Roses are my absolute favorite thing to hand embroider…I mean, who isn’t obsessed with them? These flowers are a bit more complicated than some of their floral counterparts (i.e daisies). But it’s so fun to get creative and figure out different ways to stitch them!
Each of these methods gives the rose a unique texture and look. From simple to more realistic and 3-dimensional, I’ll be going over how to embroider roses with some of these techniques today!
How To Embroider Roses
Here is a video tutorial I created on how to do the cast on stitch and the bullion knot roses.
You will need:
- Embroidery Needle
- Embroidery Hoop
- Embroidery Floss
- Linen or Cotton Fabric
- Water soluble or heat erasable marker or pen to mark the fabric
- For the ribbon rose you will also need a chenille needle and silk ribbon
- Pull your thread through the back of the fabric and pierce the fabric slightly below the initial stitch. Come back out where the initial stitch is with the tip of the needle. Keep the needle positioned in the fabric with about half of the needle sticking out.
- Twist the thread around the tip of the needle. Make the wraps the same length as the space between the initial stitch and the fabric the needle is grabbing.
- Pull your needle and thread through the twists. Then, secure your thread by going down through the fabric at the base of the stitch.
Make two knots for the center of rose and work your way around the outside to resemble little petals. Pair it with a few embroidered leaves, and you’re done!
This is also a great way to embroider smaller roses or even a little rose bud. Make 1-2 knots and add some leaves around them.
Cast On Stitch
- Pull your thread through the back of the fabric and pierce halfway through with your needle below the first stitch. Come back out where the thread is coming out of the fabric.
- Make loops with your working thread and place them over the needle. (The amount of loops you make depends on how much space you left between the needle and thread.)
- Pull your needle and thread through the stitches you made. Then, secure your thread by going down through the base of the stitch.
The cast-on stitch is used in a similar way as bullion knots. Start in the center and then work your way out around the circle. Once you are happy with the fullness of the flower, you’re done!
This hand embroidery stitch is an amazing choice to use for a full-bodied flower. This stitch has many different names including the woven wheel, spider web rose, woven rose, and wagon wheel roses.
This stitch is great to use for small and large roses. Depending on the size circle you draw, you can make a variety of sizes. The height and density of it can also be changed by using fewer or more strands of floss.
- Mark a circle shape on the fabric.
- Make five straight stitches all sharing a center point, evenly spaced around a circle.
- Come up through the back of your fabric near the center of the “star” you just made
- Start weaving over and under the stitches.
- Continue weaving around the spokes until you have completely covered them.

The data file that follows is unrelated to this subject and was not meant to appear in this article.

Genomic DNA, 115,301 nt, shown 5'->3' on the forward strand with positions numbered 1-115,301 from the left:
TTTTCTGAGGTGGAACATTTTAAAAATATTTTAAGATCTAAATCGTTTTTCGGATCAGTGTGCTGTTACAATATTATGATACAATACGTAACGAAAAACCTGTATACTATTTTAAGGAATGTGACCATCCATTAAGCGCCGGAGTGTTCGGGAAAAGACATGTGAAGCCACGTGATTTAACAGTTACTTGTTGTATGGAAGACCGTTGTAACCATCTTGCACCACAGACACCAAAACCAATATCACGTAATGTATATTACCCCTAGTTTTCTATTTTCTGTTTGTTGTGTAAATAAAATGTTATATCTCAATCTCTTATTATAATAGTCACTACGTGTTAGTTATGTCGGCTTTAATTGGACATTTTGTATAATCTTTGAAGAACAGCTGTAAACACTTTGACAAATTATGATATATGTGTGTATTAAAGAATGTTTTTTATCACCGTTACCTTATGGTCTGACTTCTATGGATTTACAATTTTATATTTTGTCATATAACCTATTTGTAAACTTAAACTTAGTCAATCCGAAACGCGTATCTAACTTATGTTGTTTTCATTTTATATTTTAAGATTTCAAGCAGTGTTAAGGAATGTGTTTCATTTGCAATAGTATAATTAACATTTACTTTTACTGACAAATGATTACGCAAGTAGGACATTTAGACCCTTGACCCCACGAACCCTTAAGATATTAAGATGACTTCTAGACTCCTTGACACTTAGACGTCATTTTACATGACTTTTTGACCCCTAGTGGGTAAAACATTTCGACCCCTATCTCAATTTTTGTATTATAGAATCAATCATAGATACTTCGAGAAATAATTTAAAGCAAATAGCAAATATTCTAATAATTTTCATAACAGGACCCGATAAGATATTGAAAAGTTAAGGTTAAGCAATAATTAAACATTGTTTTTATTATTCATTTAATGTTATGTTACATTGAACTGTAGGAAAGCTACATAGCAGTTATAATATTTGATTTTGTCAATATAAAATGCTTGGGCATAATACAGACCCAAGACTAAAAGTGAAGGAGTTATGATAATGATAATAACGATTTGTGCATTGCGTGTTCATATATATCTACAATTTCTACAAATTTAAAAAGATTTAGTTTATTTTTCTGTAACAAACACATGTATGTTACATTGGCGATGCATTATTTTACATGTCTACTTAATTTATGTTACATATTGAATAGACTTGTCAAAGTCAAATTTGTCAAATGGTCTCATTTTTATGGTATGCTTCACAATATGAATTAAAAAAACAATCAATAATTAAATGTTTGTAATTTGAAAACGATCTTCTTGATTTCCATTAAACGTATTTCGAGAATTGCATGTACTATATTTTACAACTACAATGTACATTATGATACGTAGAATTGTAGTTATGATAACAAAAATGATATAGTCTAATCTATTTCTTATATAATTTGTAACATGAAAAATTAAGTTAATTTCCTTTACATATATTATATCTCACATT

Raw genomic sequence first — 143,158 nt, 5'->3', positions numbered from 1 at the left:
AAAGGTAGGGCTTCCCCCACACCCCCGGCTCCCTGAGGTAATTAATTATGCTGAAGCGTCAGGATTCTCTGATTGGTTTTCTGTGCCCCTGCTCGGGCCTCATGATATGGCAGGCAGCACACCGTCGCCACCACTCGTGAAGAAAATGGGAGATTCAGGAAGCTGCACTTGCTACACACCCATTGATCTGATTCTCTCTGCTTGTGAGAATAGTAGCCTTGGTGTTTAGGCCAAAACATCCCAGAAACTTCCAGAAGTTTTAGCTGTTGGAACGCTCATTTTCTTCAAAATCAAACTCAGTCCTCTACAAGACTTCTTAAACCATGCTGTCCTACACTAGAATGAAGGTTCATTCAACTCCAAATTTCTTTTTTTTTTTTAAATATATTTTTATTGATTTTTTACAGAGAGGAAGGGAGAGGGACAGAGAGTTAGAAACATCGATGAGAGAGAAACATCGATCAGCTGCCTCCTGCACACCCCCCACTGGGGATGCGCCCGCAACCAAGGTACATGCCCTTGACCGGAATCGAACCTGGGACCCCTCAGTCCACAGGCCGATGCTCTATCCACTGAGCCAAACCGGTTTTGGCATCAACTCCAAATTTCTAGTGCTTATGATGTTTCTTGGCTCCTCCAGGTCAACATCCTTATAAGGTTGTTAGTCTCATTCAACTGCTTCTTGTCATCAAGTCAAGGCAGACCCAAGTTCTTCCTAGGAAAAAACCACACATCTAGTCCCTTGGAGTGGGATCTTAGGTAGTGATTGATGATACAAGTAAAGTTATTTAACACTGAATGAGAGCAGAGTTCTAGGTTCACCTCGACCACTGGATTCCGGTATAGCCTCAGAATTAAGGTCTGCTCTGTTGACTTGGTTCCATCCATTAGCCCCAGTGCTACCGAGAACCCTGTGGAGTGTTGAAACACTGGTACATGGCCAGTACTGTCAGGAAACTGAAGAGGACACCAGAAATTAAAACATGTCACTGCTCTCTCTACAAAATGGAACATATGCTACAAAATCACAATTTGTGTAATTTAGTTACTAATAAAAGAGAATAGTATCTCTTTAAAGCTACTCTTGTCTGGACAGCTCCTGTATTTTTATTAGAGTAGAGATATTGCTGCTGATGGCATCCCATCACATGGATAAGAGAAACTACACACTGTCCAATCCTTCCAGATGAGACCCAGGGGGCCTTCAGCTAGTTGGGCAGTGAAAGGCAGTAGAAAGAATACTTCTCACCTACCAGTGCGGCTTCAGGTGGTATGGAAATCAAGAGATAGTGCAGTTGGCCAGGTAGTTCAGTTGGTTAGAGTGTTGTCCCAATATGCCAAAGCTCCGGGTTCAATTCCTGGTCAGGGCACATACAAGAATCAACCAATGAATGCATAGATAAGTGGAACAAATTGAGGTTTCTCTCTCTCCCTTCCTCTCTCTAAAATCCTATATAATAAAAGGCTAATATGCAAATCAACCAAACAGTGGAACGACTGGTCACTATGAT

- Secure the thread by going back down through the fabric and securing under stitches or tying a knot.
These roses work great for surface embroidery, but you can also stitch them on knit fabrics. Or try this stitch out using ribbon for an even more interesting texture!
Did you know that there are stitches unique to only silk ribbon embroidery? These stitches include the rolled rose, ribbon stitch, and a few other variations of stitches.
Ribbon makes is super easy to really define each of the rose petals. They are much more 3-dimensional and really appear to pop off of the fabric.
Check out this beginner ribbon embroidery tutorial to learn how to make beautiful roses!
The image above uses a variety of simple embroidery stitches to fill in the shape of a rose. These include the satin stitch, long and short stitch, and split stitch. They are common stitches that are used to embroider individual petals of roses.
Here you can find how to do these types of stitches. For brevity, here are a couple of the defining features of each stitch.
- Satin stitch – a neat and smooth way to fill in shapes such as individual flower petals
- Split stitch – another way to fill in shapes that adds a bit more texture
- Long and Short stitch – a way to fill in shapes to blend colors and add shading
This technique is definitely a more intricate and challenging way to embroider a rose, but it’s a great way to make a realistic-looking one. Thread painting, aka needle painting, uses the long and short stitch to blend thread colors together and add shadows and highlights.
Each rose petal in the photo is shaded from dark to light, which adds a lot of of dimension to the rose.
If you’re interested in learning how to thread paint, check out Trish Burr’s comprehensive beginner guide to embroider a Tudor rose or this blog post that shows you how to thread paint a flower.
Rose Embroidery Patterns
Now that you’ve learned how to embroider roses, it’s your turn to give it a try! All of these PDF patterns use a variety of the different techniques that we went over today. You can also find embroidery kits of them here.
Want to learn how to embroider other kinds of flowers?
Check out these other posts:
Or if you’d like to learn how to thread paint flowers, check this post out: